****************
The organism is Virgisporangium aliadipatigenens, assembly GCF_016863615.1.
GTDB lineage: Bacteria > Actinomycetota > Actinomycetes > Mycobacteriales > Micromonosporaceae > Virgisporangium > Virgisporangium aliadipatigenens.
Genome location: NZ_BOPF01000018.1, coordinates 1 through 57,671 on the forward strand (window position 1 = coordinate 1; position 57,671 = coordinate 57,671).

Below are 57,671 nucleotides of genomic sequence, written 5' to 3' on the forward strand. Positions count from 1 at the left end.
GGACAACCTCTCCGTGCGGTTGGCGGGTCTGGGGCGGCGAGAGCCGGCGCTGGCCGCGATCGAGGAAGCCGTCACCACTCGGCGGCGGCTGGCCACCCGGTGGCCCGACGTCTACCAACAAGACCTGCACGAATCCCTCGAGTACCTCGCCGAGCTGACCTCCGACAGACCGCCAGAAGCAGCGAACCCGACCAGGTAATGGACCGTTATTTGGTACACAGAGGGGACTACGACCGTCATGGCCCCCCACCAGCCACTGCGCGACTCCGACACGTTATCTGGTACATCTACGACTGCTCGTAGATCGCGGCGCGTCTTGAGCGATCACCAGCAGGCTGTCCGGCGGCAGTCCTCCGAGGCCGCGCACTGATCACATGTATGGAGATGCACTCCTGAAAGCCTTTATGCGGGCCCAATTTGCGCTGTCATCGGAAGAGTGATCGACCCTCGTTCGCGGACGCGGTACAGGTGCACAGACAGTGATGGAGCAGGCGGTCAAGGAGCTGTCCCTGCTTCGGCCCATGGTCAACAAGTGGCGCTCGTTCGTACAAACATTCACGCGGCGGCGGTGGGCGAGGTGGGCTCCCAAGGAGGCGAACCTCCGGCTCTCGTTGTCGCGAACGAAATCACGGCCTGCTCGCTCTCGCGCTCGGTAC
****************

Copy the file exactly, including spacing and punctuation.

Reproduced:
The organism is Virgisporangium aliadipatigenens, assembly GCF_016863615.1.
GTDB lineage: Bacteria > Actinomycetota > Actinomycetes > Mycobacteriales > Micromonosporaceae > Virgisporangium > Virgisporangium aliadipatigenens.
Genome location: NZ_BOPF01000018.1, coordinates 1 through 57,671 on the forward strand (window position 1 = coordinate 1; position 57,671 = coordinate 57,671).

Below are 57,671 nucleotides of genomic sequence, written 5' to 3' on the forward strand. Positions count from 1 at the left end.
GGACAACCTCTCCGTGCGGTTGGCGGGTCTGGGGCGGCGAGAGCCGGCGCTGGCCGCGATCGAGGAAGCCGTCACCACTCGGCGGCGGCTGGCCACCCGGTGGCCCGACGTCTACCAACAAGACCTGCACGAATCCCTCGAGTACCTCGCCGAGCTGACCTCCGACAGACCGCCAGAAGCAGCGAACCCGACCAGGTAATGGACCGTTATTTGGTACACAGAGGGGACTACGACCGTCATGGCCCCCCACCAGCCACTGCGCGACTCCGACACGTTATCTGGTACATCTACGACTGCTCGTAGATCGCGGCGCGTCTTGAGCGATCACCAGCAGGCTGTCCGGCGGCAGTCCTCCGAGGCCGCGCACTGATCACATGTATGGAGATGCACTCCTGAAAGCCTTTATGCGGGCCCAATTTGCGCTGTCATCGGAAGAGTGATCGACCCTCGTTCGCGGACGCGGTACAGGTGCACAGACAGTGATGGAGCAGGCGGTCAAGGAGCTGTCCCTGCTTCGGCCCATGGTCAACAAGTGGCGCTCGTTCGTACAAACATTCACGCGGCGGCGGTGGGCGAGGTGGGCTCCCAAGGAGGCGAACCTCCGGCTCTCGTTGTCGCGAACGAAATCACGGCCTGCTCGCTCTCGCGCTCGGTAC